Elephants Can Remember by Agatha Christie
18 March, 2011
I think this was my third favourite novel by Christie (after Murder on the Links and The Mysterious Mr. Quin), but I couldn’t remember exactly why as I had read it donkeys years ago. So perusing my de-cluttered bookshelf at home I thought I’d do a little re-reading and sweep the cobwebs aside.
It’s a small novel in two parts featuring Hercule Poirot and his friend the crime novelist Ariadne Oliver. What I liked about Elephants Can Remember is the unorthodox structure of the novel. It felt very modern and then I realised that it was written in the 1970s so the feel of the novel, although retaining Christie’s trademark golden age crime flavour, was a bit more experimental. I liked it tremendously. In fact, it’s Christie’s last novel featuring Poirot, although Poirot’s last case Curtain, though written earlier, was published later.
The mystery begins when Ariadne Oliver is accosted by one Mrs. Burton-Cox who wants to dig up information on Ariadne’s god-daughter Celia Ravenscroft who also happens to be her son’s fiancé. Ariadne is repulsed by this woman and also does not want to dig too deep into Celia’s tragic past. A scandalous tragedy, both of Celia’s parents died in an apparent suicide 12 years ago. Or was it murder? What Mrs. Burton-Cox wants to know is whether the father killed the mother or vice versa. Although reluctant to snoop, Ariadne calls upon her friend Poirot to see whether he can puzzle it out. And when Celia herself wants to find out the truth of her parents’ deaths, both Ariadne and Poirot must go back into history and find out what really happened.
Christie has put together a cast of suspects from Mrs. Ravenscroft’s slightly unhinged twin sister Dolly, her son, two French governesses, a cook and of course Celia’s parents. Mrs. Burton-Cox is also acting rather suspiciously and before you know it, you are suspecting everyone, including Celia, who was then about 14 years old.
As usual, Christie always manages to astound me with the dénouement. I’ve read so many murder mysteries thanks to Christie that I can now spot the murderer from a mile away. But I still remember the thrill of reading this book as the tragic story unfolds. This time around, I noticed more the ingenious way Christie tries to draw your attention away, leaving a trail of red herrings, as you follow Ariadne and Poirot’s progress into the past. What startled me was actually how dark the story is, not something you would expect from a Christie novel. Of course, it’s a tale of murder, but we tend to think that compared to modern fiction, those written in earlier times are perhaps lighter and safer. Although there’s no gore or gratuitous violence, the themes underlying Christie’s mysteries are very dark indeed.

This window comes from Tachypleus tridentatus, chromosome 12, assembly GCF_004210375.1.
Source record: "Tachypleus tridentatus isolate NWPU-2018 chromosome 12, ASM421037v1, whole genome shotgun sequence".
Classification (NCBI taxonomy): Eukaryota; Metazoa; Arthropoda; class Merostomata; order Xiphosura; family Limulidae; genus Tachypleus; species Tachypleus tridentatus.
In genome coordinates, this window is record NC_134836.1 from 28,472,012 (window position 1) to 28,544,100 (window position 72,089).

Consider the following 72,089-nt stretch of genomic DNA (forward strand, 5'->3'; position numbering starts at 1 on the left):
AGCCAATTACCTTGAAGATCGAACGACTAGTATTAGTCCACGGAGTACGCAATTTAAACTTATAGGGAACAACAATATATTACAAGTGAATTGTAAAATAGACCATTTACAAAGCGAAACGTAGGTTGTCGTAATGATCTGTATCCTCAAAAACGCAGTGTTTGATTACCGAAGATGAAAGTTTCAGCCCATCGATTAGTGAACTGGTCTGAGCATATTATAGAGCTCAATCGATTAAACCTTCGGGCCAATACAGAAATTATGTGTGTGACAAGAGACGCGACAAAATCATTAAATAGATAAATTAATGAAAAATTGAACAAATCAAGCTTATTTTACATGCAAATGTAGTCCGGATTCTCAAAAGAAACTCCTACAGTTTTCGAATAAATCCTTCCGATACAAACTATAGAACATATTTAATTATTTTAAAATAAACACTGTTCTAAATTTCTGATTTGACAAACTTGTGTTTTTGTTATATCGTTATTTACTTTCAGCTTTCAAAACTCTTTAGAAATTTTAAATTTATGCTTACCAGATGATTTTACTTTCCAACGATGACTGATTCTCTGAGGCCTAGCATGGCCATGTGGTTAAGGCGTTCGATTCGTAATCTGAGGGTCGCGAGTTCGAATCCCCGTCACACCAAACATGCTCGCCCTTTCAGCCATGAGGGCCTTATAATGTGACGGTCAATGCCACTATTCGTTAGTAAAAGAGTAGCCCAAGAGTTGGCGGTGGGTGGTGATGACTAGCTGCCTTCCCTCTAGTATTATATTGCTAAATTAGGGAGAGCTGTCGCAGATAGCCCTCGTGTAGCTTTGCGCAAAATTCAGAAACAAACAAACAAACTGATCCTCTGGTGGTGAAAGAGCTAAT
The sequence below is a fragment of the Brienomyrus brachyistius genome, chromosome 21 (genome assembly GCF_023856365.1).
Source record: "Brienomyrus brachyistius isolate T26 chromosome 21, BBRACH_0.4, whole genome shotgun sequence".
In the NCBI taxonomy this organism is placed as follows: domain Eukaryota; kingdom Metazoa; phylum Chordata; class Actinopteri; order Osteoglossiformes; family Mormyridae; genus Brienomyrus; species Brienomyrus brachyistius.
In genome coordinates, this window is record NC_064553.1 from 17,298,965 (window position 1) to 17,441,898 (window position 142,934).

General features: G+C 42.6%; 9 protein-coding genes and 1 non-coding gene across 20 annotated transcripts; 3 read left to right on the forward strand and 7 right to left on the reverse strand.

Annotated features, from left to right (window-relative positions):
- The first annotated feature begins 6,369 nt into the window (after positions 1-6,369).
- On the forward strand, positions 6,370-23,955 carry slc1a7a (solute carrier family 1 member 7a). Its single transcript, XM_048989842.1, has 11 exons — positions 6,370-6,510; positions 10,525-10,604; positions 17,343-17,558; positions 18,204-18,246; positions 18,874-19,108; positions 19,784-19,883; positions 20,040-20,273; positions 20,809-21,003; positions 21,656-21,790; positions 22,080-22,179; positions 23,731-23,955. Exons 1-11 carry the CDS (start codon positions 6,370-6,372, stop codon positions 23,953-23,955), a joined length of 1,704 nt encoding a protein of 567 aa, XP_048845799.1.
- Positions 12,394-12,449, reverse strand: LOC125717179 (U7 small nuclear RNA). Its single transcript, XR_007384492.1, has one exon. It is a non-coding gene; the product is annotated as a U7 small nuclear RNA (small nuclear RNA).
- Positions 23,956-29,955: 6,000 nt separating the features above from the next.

Christie used to be my favourite mystery author for a long time and although I hadn’t read her novels in years since I finished going through them, re-reading them is a true pleasure. She has been accused of having one-dimensional characters, stereotypes and following a formula, but she’s much more than that. What she’s good at is simply telling a damned good story. And I think few, even now, can compare.
I’m also a huge fan of the TV adaptations of her stories (even though some bear little resemblance to the books). To me, they are a comforting reminder of my childhood. Yes, I even got stopped at the airport once because I was carrying one of her novels featuring a gun on the cover (I think it was The ABC Murders). I think I was about 10 then. Oops.
So, have you read any novels by Christie? And if so, which is your favourite tale?